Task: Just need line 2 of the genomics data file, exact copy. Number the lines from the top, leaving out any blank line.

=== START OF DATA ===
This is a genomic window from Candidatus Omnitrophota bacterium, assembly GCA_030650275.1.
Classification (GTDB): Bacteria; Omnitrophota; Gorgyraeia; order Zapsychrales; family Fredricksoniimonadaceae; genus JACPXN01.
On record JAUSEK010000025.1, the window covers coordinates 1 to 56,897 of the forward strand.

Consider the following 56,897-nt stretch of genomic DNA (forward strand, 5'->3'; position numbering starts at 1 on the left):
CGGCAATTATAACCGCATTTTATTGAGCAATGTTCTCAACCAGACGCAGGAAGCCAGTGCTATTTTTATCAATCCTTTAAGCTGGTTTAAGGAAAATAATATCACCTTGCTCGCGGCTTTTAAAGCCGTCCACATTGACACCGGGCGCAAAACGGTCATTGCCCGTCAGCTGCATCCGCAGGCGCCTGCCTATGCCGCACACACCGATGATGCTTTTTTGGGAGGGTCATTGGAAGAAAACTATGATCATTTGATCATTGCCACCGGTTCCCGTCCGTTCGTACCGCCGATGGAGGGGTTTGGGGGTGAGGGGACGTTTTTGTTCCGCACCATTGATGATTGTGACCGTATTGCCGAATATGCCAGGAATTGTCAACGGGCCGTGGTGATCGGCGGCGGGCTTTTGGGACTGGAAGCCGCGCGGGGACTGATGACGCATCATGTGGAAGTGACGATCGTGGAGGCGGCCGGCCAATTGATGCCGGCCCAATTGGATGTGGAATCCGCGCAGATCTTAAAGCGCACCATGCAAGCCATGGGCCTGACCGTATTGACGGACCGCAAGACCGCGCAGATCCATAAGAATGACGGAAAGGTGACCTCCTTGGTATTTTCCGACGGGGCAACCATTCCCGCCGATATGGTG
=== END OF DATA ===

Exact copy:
Classification (GTDB): Bacteria; Omnitrophota; Gorgyraeia; order Zapsychrales; family Fredricksoniimonadaceae; genus JACPXN01.